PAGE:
Day 20, coffee script and more data structures

I definitely begun to like Backbone once I knew what was going on. It would still take a couple of projects to really get it though. Since all my personal projects are in Meteor right now, I need to come up with at least one more new project…

Today we also talked about basic network stuff. I heard that an extremely common interview question is, “what happens after the user clicked the submit button of the form?”

We covered:

– client / server. Client sends request and server listens to the request and responses. Server is supposed to be available all the time and wait for requests. HTTP protocol deals with packet loss or entire bundle loss or timeouts(?). Some limitations are server can’t push information to the client side.

– TCP. It is an agreed communication protocol between two computers. An good example is a light house communicating with a ship. They agreed that the ship would use sound to send message first; then they both switched to light signal, communicating using Morse code.

– domain / IP / port / url. Domain name is sent to DNS server and IP addresses are returned. To avoid this extra roundtrip, DNS request is aggressively cached. Domain is like the street address; IP is like the actual coordinates; port is like one person’s name inside the household at the particular street address.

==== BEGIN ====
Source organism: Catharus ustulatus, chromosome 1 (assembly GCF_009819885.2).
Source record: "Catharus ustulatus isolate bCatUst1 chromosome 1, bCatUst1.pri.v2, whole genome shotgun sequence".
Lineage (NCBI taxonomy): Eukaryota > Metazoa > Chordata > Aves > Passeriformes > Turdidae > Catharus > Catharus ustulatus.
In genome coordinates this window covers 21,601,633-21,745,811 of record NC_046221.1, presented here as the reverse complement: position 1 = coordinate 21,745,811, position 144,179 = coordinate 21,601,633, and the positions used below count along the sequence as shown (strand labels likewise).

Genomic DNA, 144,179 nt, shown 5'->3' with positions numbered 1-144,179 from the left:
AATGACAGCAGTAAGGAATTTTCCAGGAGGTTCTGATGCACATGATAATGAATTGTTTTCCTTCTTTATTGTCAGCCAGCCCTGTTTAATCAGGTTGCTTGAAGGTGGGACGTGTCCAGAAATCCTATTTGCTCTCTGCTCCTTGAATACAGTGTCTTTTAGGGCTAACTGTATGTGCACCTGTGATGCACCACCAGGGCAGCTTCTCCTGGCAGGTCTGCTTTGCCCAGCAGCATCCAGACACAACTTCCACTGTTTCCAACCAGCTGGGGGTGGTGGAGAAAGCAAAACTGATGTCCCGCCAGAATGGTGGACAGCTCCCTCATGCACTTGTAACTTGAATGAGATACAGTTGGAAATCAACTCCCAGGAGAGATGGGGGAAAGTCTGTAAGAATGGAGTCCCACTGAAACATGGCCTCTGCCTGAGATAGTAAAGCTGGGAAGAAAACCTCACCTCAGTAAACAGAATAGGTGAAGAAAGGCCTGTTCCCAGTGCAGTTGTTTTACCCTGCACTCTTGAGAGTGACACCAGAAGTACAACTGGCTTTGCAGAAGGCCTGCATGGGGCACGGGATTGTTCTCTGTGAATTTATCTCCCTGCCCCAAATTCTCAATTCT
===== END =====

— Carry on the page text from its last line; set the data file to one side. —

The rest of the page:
– structure of an url: protocol :// top level domain names :port(optional)?/path/to/file?query_string1=value1#achor_points(only seen by the browser)

– HTTP requests / methods / headers / parameters. Headers include multiple key-value pairs with each pair occupy one line. There is on blank line between the hader and the body. POST has post parameters carrying information while GET has to rely on query strings to carry information. GET works between servers and can’t update images. POST don’t work between servers(?) and can upload images. PUT and DELETE are not supported by browsers (?) and can only be used with other tools.

– cookies. Sent between client and server along every request or response. Only the client side keep tracks of the cookie, meaning the server side is almost stateless. When there are conflicts, the last updated side should win.

– still to be covered: page requests, asset requests, forms, ajax and REST

– alert / prompt are blocking methods

– to read: jQuery’s author’s article on timers

After finishing the sprint requirements, I also had a chance to go back to revisit some of the data structure questions.